In the effort to be sociable I exited the truck, and heated a large bowl of Ramen noodles in the sheltered entry to the trailhead bathroom facility. One-half the noodles were prepared as the manufacturers intended - while the second half was treated to tomato sauce, balsamic vinegar, and asiago cheese. I was quite gratified to watch as Tim enjoyed samples of both pasta varieties. Indeed, Tim said that he looked forward to my often eclectic food concoctions - but that he would stop short of having my foul French cheese!

I gave Tim a pair of earplugs, reserving a second pair for myself. Trust me - this is one trailhead you do not want to sleep at: even in the early morning hours passing trucks will disturb your slumber.

Thursday, August 4

This was a pivotal day in our plans. We awoke around 5:45 a.m. to dreary, leaden skies with a low ceiling. We agreed to cancel Pettingell Peak for the morning, and decided on a day of driving through scenic countryside - Hoosier Pass on route 9, through Park County with Alma and Fairplay; followed by driving east on route 285; a visit to the American Alpine Club Library in Golden, and closing the loop by returning west on I-70 to our present location.

no view
Tim Worth and invisible fourteeners
at Hoosier Pass on Route 9.
Hoosier Pass has a pullout with signs pointing to Quandary Peak and Mount Lincoln - both fourteeners. I took a silly picture of Tim in front of the Mount Lincoln sign, in the rain and fog, yet without any mountain to be seen - so demonstrating the inclement weather.

Alma is the highest incoporated town in North America. At 10,578 feet, this small community lies two vertical miles above sea level - besting Leadville by some 400 hundred feet or so.

We parked at a funky store, a one-time residence, now made over into a coffee and sandwich place. While Tim had a triple espresso, I enjoyed coffee with a double scoop of espresso fudge chip ice cream on the side. Chocolate rum balls from the gourmet food store were an excellent addition.

Satisfied that I had done "something" in America's highest town, we continued south to Fairplay, the Park County seat at some 9,900 feet elevation and far larger than Alma (but not Leadville). Here we visited the public library for Internet access and comprehensive weather forecasts.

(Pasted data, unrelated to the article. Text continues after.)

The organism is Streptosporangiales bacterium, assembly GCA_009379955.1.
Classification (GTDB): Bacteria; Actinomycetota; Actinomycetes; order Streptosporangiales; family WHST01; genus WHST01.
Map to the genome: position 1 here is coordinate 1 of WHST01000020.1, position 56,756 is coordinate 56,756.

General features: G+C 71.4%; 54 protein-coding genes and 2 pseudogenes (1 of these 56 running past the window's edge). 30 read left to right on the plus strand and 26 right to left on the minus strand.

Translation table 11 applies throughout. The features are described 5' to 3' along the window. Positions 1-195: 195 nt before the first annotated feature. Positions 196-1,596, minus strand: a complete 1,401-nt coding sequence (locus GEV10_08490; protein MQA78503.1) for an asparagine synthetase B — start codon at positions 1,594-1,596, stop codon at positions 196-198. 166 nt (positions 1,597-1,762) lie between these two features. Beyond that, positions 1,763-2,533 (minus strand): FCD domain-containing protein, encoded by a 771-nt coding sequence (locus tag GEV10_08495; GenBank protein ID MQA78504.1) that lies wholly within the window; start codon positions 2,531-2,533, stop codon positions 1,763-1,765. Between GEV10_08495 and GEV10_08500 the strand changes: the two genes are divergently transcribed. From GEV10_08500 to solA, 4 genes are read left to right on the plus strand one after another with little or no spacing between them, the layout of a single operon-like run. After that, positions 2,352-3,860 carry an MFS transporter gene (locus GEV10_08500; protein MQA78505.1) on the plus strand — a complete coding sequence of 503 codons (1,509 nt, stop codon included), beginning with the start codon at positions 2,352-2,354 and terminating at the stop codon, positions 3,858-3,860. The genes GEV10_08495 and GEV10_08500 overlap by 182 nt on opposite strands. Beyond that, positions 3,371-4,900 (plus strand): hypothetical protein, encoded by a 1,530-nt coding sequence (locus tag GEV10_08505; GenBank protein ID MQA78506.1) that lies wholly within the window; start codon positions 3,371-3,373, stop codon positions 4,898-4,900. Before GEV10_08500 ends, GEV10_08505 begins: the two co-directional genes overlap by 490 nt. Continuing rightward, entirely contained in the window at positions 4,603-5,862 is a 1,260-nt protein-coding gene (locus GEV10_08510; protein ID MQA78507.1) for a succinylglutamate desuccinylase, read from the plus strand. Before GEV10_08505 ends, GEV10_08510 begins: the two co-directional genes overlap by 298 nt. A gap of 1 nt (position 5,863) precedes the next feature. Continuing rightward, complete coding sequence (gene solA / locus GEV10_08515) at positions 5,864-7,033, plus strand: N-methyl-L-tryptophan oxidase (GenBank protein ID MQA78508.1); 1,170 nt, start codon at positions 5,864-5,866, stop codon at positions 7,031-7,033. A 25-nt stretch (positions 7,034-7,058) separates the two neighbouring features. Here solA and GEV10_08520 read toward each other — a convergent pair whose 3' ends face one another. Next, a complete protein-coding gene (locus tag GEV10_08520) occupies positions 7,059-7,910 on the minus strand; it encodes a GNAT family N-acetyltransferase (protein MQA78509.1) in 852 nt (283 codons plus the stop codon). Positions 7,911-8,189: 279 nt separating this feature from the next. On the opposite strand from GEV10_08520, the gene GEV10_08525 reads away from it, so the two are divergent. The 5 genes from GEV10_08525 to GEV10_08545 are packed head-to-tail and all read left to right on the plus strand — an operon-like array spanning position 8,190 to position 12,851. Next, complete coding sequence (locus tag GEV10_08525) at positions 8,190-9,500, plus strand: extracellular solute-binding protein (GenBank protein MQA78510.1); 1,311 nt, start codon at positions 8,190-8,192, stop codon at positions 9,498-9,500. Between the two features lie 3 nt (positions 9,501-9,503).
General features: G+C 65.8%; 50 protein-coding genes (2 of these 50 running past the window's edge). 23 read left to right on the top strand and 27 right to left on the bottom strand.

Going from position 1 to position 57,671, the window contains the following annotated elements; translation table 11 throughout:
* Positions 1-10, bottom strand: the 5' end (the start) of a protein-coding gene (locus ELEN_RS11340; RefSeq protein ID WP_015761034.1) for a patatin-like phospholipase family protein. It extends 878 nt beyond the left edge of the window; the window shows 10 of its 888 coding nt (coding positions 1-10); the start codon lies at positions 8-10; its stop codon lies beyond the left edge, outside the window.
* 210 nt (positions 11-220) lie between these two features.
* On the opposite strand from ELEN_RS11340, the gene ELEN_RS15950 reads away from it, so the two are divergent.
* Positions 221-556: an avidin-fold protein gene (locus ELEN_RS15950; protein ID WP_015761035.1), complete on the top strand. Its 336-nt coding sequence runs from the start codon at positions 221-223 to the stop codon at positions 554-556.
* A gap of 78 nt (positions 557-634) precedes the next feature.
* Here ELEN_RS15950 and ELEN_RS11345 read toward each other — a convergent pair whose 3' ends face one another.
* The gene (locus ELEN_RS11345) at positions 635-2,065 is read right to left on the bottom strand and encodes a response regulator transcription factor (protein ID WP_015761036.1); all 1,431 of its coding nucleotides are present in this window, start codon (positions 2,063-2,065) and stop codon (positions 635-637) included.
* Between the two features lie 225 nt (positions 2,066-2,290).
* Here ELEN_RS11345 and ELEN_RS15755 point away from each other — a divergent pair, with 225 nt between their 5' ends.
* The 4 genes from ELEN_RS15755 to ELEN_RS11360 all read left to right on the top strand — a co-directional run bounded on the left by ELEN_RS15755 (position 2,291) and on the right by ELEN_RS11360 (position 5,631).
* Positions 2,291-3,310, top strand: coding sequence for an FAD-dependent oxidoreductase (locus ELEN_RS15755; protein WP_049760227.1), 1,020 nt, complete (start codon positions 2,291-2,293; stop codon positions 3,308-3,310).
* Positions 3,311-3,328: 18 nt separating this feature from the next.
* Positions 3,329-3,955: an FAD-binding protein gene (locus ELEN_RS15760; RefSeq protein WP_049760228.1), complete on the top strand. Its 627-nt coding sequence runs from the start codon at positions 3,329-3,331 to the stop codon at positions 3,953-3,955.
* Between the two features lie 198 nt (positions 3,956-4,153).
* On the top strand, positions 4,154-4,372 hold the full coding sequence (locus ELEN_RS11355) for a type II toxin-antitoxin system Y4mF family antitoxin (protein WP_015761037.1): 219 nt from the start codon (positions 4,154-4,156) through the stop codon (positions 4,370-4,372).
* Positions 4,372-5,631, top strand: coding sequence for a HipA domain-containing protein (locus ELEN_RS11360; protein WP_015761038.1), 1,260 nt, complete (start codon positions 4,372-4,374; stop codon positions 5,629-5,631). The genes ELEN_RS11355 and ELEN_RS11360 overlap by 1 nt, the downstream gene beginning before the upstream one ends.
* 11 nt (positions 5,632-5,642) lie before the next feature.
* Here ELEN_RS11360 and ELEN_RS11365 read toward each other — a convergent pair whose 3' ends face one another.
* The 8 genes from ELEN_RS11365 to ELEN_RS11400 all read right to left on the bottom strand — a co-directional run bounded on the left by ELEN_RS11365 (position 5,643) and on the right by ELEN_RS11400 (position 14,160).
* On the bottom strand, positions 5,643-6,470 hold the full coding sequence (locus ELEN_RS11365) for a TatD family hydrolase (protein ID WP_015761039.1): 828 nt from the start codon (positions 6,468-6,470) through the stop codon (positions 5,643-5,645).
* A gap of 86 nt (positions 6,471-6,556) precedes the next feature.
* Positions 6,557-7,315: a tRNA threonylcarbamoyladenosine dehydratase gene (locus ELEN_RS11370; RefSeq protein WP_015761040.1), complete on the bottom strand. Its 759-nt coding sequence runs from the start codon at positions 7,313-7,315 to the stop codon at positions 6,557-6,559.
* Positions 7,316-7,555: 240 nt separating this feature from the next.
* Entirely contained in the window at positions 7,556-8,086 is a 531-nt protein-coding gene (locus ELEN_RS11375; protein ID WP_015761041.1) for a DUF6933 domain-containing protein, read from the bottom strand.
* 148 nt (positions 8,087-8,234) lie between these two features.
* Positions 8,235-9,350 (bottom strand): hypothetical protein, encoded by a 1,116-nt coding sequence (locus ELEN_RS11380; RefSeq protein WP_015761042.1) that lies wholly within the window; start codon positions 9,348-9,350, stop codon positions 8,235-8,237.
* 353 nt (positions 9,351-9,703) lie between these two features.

The forecast was not good at all for our intended mountains in central Colorado. In contrast northwestern Colorado had fine weather on-tap. Given the hour, about 11 a.m., I suggested that we hightail it to Moffat County and attempt Black Mountain, its highpoint, that very afternoon. We could then knock-off Garfield and Rio Blanco Counties, on successive days, followed by a return to Castle Peak and Grays Peak when the local conditions improved.

This we did - arriving after five hours of driving at about 4 p.m. A passing thunderstorm suggested waiting five to ten minutes. We then walked up the short yet muddy trail to the top of Black Mountain, clearing skies proving a delight.

It had been a short hike, by western county highpointing standards, with about two hours of actual travel time. My right thigh began to annoy me about one-half way down, although not in any manner that would jeopardize the timeliness of completing the effort.

We camped a few miles down the approach road. Amidst the conversation we agreed that a bushwhack of Buffalo Peak should be considered a form of torture for political prisoners.

Friday, August 5

We stocked up on water and some food in Yampa and headed up 17 miles of Forest Service road to the higher of two dams, parking at a trailhead that provides access to Flat Top Mountain - the beautiful highpoint of Garfield County.

Our climb lasted about four hours, from about 10:20 a.m. onwards. Threatening weather suggested eating my lunch in a small recess, lower than the general plateau, and a few hundred feet lower than the very summit. My alcove had a wonderful view northeast across the valley.

Flat Top Mountain
Flat Top Mountain has over
4,000 feet of prominence.
Given our late start (since we had first to drive from Moffat County), I effectively argued that it was preferabe to do the shorter hike today since the longer hike (Rio Blanco County) is thereby reserved for a time, tomorrow, when we could start uphill at the crack of dawn. The entire aim here is to summit prior to afternoon thunderstorm activity.

I had a leisurely late afternoon at a campsite while Tim decided to drive onto a 1,000+ foot prominence conveniently located nearby.

A group of teenagers, with some adult leaders, arrived nearby. Not overly rowdy, they did manage to keep a camp fire going all night, drinking beer and toasting s'mores (my guess). To each his own.

Saturday, August 6

Tim Worth and I climbed to the unnamed hill near Orno Peak that is the highpoint of Rio Blanco County. Access is via a saddle located fifteen minutes south. On reaching it we found a large herd of sheep, tended by a rancher on horseback. The entire effort lasted five or six hours.